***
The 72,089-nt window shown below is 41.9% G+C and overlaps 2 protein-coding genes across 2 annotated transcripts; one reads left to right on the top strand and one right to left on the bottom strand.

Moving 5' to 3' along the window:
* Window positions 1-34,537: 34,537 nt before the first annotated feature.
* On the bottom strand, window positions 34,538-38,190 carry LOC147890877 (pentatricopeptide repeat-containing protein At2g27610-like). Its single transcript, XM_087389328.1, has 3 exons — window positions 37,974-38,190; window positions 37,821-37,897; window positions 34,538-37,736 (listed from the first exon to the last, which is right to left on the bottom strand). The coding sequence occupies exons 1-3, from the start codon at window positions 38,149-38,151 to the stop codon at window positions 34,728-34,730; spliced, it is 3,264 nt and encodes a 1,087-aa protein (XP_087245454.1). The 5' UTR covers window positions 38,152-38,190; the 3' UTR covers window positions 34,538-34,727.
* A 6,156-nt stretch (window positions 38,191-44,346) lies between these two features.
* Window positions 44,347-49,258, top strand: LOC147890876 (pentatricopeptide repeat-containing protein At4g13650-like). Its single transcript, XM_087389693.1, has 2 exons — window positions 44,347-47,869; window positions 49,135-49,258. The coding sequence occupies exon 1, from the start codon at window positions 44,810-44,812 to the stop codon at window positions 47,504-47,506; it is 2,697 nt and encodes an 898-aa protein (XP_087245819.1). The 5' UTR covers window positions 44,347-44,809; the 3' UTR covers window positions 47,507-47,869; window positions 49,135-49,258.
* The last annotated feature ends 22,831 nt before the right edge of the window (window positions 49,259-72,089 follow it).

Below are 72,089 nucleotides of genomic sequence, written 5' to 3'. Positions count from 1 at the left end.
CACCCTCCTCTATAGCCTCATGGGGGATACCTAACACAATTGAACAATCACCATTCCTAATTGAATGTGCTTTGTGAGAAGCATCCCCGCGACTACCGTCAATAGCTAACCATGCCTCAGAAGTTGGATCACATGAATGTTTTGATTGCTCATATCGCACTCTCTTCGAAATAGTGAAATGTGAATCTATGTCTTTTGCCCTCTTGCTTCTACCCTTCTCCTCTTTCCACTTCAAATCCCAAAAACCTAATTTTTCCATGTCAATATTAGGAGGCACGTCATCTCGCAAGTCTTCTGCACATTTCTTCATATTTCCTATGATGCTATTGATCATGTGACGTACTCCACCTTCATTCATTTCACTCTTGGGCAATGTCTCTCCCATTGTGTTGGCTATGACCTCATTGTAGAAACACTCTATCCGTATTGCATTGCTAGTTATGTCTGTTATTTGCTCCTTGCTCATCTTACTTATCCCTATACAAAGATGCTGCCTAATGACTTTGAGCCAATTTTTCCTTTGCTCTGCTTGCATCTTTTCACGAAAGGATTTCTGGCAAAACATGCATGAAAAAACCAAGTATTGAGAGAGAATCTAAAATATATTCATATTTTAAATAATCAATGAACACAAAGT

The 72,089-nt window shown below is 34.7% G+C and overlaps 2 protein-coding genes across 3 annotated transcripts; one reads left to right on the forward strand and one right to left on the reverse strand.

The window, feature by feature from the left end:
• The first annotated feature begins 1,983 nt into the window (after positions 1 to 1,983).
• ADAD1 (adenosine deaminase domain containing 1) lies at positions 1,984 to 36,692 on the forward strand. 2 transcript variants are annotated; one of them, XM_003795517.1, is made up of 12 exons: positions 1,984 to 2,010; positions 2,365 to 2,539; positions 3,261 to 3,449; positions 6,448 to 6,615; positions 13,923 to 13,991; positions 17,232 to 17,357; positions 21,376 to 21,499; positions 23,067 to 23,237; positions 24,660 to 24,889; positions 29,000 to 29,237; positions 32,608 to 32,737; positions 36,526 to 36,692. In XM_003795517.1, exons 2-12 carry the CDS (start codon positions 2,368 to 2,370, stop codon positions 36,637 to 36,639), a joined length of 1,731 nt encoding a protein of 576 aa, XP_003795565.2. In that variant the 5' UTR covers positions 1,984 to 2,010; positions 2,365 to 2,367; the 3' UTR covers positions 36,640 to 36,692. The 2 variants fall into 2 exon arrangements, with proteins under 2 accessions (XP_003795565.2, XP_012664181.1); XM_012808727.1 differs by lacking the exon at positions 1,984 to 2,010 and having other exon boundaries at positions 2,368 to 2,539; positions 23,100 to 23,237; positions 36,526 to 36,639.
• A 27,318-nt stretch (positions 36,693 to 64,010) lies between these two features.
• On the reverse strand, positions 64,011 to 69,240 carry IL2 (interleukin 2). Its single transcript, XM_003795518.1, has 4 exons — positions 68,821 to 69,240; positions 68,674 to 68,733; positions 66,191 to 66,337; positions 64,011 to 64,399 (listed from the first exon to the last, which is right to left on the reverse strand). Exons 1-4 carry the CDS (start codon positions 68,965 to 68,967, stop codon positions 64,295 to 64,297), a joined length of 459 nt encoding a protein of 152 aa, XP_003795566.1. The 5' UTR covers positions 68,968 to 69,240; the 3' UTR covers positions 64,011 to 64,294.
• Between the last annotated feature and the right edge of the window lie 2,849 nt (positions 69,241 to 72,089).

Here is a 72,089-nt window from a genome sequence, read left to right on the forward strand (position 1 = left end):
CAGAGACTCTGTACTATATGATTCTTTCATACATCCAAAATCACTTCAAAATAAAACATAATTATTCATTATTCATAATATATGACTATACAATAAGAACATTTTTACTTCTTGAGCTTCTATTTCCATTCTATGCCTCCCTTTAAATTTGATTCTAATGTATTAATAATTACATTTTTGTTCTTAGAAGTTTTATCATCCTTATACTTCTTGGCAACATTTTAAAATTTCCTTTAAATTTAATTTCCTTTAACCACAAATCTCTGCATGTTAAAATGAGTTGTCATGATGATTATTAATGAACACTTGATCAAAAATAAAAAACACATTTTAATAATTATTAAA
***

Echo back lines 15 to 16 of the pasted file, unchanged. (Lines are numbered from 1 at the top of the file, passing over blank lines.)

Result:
• On the reverse strand, positions 64,011 to 69,240 carry IL2 (interleukin 2). Its single transcript, XM_003795518.1, has 4 exons — positions 68,821 to 69,240; positions 68,674 to 68,733; positions 66,191 to 66,337; positions 64,011 to 64,399 (listed from the first exon to the last, which is right to left on the reverse strand). Exons 1-4 carry the CDS (start codon positions 68,965 to 68,967, stop codon positions 64,295 to 64,297), a joined length of 459 nt encoding a protein of 152 aa, XP_003795566.1. The 5' UTR covers positions 68,968 to 69,240; the 3' UTR covers positions 64,011 to 64,294.
• Between the last annotated feature and the right edge of the window lie 2,849 nt (positions 69,241 to 72,089).